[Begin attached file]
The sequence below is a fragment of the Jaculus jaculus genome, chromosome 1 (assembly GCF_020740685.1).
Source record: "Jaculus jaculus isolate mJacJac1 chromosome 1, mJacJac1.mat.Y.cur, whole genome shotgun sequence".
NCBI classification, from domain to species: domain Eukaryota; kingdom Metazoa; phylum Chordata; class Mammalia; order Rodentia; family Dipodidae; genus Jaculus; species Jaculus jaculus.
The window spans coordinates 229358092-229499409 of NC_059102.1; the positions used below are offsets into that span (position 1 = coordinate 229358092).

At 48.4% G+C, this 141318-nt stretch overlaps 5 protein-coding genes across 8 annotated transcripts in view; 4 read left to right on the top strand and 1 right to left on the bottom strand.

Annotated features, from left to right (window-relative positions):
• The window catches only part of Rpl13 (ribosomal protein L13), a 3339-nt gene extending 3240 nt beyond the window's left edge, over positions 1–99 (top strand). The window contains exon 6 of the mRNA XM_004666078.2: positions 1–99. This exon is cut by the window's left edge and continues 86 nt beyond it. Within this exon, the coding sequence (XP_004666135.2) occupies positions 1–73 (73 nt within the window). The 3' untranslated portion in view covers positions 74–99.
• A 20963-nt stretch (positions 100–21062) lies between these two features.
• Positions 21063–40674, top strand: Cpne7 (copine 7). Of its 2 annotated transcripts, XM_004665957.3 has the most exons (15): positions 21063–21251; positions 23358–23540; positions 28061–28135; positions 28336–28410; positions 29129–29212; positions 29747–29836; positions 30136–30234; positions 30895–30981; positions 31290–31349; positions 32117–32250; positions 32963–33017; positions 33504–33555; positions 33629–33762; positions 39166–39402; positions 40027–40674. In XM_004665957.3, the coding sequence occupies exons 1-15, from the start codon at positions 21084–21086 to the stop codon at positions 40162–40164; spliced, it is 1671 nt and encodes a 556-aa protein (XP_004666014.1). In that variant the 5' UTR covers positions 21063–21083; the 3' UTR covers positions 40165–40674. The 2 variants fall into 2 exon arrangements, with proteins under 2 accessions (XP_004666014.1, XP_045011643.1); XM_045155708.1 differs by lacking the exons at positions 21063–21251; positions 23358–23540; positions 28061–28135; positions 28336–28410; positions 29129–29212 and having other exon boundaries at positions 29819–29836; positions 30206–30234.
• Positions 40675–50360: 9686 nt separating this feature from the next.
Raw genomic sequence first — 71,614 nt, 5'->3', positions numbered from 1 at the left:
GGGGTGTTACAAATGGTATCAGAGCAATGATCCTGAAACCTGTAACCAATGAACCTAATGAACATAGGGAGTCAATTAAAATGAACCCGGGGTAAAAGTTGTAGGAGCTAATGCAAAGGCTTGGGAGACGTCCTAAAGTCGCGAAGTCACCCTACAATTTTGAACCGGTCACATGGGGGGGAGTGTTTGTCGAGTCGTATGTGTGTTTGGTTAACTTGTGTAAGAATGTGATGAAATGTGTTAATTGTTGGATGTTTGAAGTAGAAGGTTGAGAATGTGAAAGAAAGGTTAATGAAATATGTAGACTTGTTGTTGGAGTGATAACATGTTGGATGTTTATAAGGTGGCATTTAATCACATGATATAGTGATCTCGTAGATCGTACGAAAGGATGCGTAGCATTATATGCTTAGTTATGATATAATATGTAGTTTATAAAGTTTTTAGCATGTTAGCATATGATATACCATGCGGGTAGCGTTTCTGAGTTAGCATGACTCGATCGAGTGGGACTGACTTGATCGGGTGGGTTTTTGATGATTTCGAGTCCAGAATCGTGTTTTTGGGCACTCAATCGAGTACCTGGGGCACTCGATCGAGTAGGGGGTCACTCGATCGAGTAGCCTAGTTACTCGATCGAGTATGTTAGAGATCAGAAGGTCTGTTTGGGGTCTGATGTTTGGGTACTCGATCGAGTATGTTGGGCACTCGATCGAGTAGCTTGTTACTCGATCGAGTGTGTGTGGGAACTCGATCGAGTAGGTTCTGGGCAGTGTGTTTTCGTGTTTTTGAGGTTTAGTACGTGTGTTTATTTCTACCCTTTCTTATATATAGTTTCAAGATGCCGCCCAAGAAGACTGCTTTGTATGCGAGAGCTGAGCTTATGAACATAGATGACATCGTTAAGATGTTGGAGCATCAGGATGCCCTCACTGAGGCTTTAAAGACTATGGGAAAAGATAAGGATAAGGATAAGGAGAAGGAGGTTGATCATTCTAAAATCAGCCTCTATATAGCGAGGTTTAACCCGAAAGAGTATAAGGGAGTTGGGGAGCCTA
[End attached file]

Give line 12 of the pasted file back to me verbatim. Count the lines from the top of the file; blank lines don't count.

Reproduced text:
GGGGTGTTACAAATGGTATCAGAGCAATGATCCTGAAACCTGTAACCAATGAACCTAATGAACATAGGGAGTCAATTAAAATGAACCCGGGGTAAAAGTTGTAGGAGCTAATGCAAAGGCTTGGGAGACGTCCTAAAGTCGCGAAGTCACCCTACAATTTTGAACCGGTCACATGGGGGGGAGTGTTTGTCGAGTCGTATGTGTGTTTGGTTAACTTGTGTAAGAATGTGATGAAATGTGTTAATTGTTGGATGTTTGAAGTAGAAGGTTGAGAATGTGAAAGAAAGGTTAATGAAATATGTAGACTTGTTGTTGGAGTGATAACATGTTGGATGTTTATAAGGTGGCATTTAATCACATGATATAGTGATCTCGTAGATCGTACGAAAGGATGCGTAGCATTATATGCTTAGTTATGATATAATATGTAGTTTATAAAGTTTTTAGCATGTTAGCATATGATATACCATGCGGGTAGCGTTTCTGAGTTAGCATGACTCGATCGAGTGGGACTGACTTGATCGGGTGGGTTTTTGATGATTTCGAGTCCAGAATCGTGTTTTTGGGCACTCAATCGAGTACCTGGGGCACTCGATCGAGTAGGGGGTCACTCGATCGAGTAGCCTAGTTACTCGATCGAGTATGTTAGAGATCAGAAGGTCTGTTTGGGGTCTGATGTTTGGGTACTCGATCGAGTATGTTGGGCACTCGATCGAGTAGCTTGTTACTCGATCGAGTGTGTGTGGGAACTCGATCGAGTAGGTTCTGGGCAGTGTGTTTTCGTGTTTTTGAGGTTTAGTACGTGTGTTTATTTCTACCCTTTCTTATATATAGTTTCAAGATGCCGCCCAAGAAGACTGCTTTGTATGCGAGAGCTGAGCTTATGAACATAGATGACATCGTTAAGATGTTGGAGCATCAGGATGCCCTCACTGAGGCTTTAAAGACTATGGGAAAAGATAAGGATAAGGATAAGGAGAAGGAGGTTGATCATTCTAAAATCAGCCTCTATATAGCGAGGTTTAACCCGAAAGAGTATAAGGGAGTTGGGGAGCCTA